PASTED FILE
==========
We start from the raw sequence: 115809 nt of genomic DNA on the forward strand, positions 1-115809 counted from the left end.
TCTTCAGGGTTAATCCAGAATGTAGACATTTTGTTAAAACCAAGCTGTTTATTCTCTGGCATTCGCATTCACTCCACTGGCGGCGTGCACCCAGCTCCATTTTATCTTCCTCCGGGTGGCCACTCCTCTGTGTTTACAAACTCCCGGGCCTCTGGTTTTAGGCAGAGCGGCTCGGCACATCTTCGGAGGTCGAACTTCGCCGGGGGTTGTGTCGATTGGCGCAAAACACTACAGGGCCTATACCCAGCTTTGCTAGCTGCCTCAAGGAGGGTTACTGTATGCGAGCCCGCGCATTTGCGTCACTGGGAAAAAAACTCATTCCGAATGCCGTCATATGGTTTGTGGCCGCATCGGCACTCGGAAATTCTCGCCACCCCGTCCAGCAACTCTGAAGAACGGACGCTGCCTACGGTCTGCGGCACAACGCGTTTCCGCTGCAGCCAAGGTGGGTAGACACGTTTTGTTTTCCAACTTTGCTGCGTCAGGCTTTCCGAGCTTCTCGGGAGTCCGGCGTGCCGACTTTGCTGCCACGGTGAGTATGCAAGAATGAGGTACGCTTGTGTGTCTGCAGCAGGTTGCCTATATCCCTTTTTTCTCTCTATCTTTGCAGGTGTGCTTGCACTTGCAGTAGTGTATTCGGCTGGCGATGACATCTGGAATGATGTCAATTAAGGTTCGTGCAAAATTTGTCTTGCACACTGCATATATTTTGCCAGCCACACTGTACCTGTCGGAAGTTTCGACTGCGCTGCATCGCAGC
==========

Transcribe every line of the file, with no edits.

We start from the raw sequence: 115809 nt of genomic DNA on the forward strand, positions 1-115809 counted from the left end.
TCTTCAGGGTTAATCCAGAATGTAGACATTTTGTTAAAACCAAGCTGTTTATTCTCTGGCATTCGCATTCACTCCACTGGCGGCGTGCACCCAGCTCCATTTTATCTTCCTCCGGGTGGCCACTCCTCTGTGTTTACAAACTCCCGGGCCTCTGGTTTTAGGCAGAGCGGCTCGGCACATCTTCGGAGGTCGAACTTCGCCGGGGGTTGTGTCGATTGGCGCAAAACACTACAGGGCCTATACCCAGCTTTGCTAGCTGCCTCAAGGAGGGTTACTGTATGCGAGCCCGCGCATTTGCGTCACTGGGAAAAAAACTCATTCCGAATGCCGTCATATGGTTTGTGGCCGCATCGGCACTCGGAAATTCTCGCCACCCCGTCCAGCAACTCTGAAGAACGGACGCTGCCTACGGTCTGCGGCACAACGCGTTTCCGCTGCAGCCAAGGTGGGTAGACACGTTTTGTTTTCCAACTTTGCTGCGTCAGGCTTTCCGAGCTTCTCGGGAGTCCGGCGTGCCGACTTTGCTGCCACGGTGAGTATGCAAGAATGAGGTACGCTTGTGTGTCTGCAGCAGGTTGCCTATATCCCTTTTTTCTCTCTATCTTTGCAGGTGTGCTTGCACTTGCAGTAGTGTATTCGGCTGGCGATGACATCTGGAATGATGTCAATTAAGGTTCGTGCAAAATTTGTCTTGCACACTGCATATATTTTGCCAGCCACACTGTACCTGTCGGAAGTTTCGACTGCGCTGCATCGCAGC